Your Environment During Pregnancy

During pregnancy toxic substance can:

  • Affect the overall health of a woman
  • Reduce the delivery of nutrients to the baby
  • Circulate in the mother's blood, pass through the placenta, and reach the developing fetus - even at low levels
  • Increase the risk for birth defects
  • Increase potential for low-birth weight baby
  • Cause premature birth or miscarriage

What in your home and environment should you be aware of?

Exposure to certain substances in the environment when you are pregnant may affect your pregnancy or the health of your baby. There is increasing evidence that environmental pollution including exposure to everyday substances, even at low exposure levels, can have major health impacts to all people. It’s important for you to be aware of the things you come in contact with in your environment that may affect you or your pregnancy. Take action now to protect yourself, your pregnancy and your baby after birth from being exposed to environmental pollution and toxins.

Why take action now?

The risk is greatest in the womb while different organs and systems are developing. Try to make changes before your baby is born. It is important to create a healthy environment for infants and young children are more susceptible to pollutants than adults because:

  • They are still growing and they breathe in a greater volume of air than adults
  • They breathe through their mouths, more so than adults, increasing the risk of exposure to particulates and fibres that would otherwise be filtered by the nose
  • Relative to their body weight and size; children eat, drink and breathe more than adults. They also have a faster metabolism. They are exposed to more contaminants found in the air, soil, dust, water, food and consumer products.
  • Children do things differently than adults. Small children explore the world by crawling and are closer to the ground where more contaminants are found. Children tend to put dirty hands and objects in their mouths.
  • There are many different stages of growth from conception, birth, childhood to 18 years of age. Exposure to contaminants at various stages can affect how a child develops.
  • Children have a longer lifetime ahead of them. Exposure to some contaminants can cause permanent damage right away. Other contaminants can build up and be stored in body fat, bone or brain tissue where health problems may not become obvious for a long time, or until adulthood.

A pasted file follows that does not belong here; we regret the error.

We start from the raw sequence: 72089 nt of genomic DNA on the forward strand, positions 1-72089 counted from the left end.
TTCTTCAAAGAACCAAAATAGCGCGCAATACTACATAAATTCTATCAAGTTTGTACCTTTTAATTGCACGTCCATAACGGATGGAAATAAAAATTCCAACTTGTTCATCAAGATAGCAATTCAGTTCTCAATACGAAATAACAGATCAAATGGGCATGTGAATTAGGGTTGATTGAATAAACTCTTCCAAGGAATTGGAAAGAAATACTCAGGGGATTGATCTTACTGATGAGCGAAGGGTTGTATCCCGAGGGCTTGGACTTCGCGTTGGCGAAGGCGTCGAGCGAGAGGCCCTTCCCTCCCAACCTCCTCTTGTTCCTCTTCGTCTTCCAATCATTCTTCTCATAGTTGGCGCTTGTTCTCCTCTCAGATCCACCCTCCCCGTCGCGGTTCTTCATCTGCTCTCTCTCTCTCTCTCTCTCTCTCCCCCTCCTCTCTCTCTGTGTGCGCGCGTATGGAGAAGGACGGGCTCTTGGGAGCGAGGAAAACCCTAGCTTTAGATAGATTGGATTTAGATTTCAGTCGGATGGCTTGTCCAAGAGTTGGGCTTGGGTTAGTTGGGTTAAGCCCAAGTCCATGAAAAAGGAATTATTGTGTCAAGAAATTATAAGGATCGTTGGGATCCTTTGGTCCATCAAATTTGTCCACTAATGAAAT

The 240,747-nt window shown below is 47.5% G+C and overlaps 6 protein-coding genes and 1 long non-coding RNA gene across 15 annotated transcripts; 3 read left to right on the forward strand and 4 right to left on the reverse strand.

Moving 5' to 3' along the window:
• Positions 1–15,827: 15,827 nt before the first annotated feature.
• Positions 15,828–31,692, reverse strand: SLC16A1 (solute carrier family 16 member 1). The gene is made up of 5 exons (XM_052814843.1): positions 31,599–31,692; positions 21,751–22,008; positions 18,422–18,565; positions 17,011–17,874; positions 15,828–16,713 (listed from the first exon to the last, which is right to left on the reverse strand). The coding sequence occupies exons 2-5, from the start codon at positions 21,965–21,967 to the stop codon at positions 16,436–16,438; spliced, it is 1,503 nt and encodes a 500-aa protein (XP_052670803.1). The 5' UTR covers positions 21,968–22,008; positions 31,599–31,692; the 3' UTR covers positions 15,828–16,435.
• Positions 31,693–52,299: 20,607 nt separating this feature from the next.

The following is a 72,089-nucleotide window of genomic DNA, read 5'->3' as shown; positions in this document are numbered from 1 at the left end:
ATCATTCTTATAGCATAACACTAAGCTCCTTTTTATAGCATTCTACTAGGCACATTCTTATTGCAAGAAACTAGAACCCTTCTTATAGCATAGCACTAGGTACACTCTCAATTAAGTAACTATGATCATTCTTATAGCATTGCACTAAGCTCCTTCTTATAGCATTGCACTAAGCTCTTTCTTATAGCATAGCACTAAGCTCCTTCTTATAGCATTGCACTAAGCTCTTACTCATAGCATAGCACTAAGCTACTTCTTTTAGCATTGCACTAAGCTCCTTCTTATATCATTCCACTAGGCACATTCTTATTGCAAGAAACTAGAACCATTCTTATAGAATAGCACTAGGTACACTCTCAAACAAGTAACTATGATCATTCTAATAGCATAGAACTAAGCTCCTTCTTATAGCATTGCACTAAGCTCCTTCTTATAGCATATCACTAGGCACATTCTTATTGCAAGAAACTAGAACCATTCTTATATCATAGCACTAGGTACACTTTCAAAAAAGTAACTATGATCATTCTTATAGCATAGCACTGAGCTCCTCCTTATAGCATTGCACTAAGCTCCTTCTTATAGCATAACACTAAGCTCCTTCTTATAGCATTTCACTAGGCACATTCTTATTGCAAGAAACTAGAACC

Top 5 tips to decrease risks and exposures to toxins

  1. Use non-toxic cleaning products. Baking soda is a good scrubbing powder for sinks and tubs, and vinegar mixed with water works well for windows, surfaces and floors.
  2. Wash your hands frequently
  3. Take your shoes off when you come home
  4. Bust the dust.
    Dust is a major route of exposure to toxic substances, most of which come from consumer products. Clean with a damp cloth, vacuum or wet mop at least once a week, twice a week if you have a crawling child.
  5. Open windows to air out indoor air pollutants/toxins.
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Most women can safely work throughout their pregnancy without any harmful effects on their baby. However, there may be situations in your workplace that you need to be aware of to make healthy decisions for you and your baby. Occupational exposure to chemical products in both parents has been shown to cause health problems in children. Problems range from low birth weights and developmental delays to congenital anomalies and cancer.

Talk to your employer

Let your employer know you are pregnant as early as possible to plan ahead. If you anticipate challenges as your pregnancy progresses, offer suggestions and ask for ideas. Be flexible and willing to negotiate.

Managing work & family

Work and family life are difficult to balance for many people. Pregnancy is new territory and brings new considerations. This is a good time to re-think priorities and the pace of your lifestyle.

  • Keep healthy snacks handy
  • Rest when you feel tired
  • Identify your sources of stress
  • Use relaxation techniques and physical activity to reduce stress
  • Schedule time to do things you enjoy
  • Ask for help when you need it
  • Talk to your health care provider if you have concerns
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X-rays

Avoid having medical and dental x-rays or CT scans while you are pregnant. Radiation can pass directly through the mother's body and harm the baby. Make sure to let your health care provider know that you are pregnant to prevent unnecessary x-rays during pregnancy.

Hot tubs

When you are pregnant, extreme heat can make your body temperature too high. If your body temperature is elevated for a prolonged period, it can cause birth defects in the baby. To be safe, it’s best to avoid hot tubs and saunas.

Bisphenol A (BPA)

Pregnant women should take steps to minimize their exposure to all chemicals. If possible, avoid eating and drinking from tableware or bottles made of polycarbonate plastic. Follow Canada's Food Guide (external link) and eat a variety of food. Fresh or frozen foods are preferable to canned foods, if possible. Use glass dishes for microwaving foods. Never microwave polycarbonate plastic dishes. BPA FAQs (external link).

Source: Region of Peel Public Health (external link)

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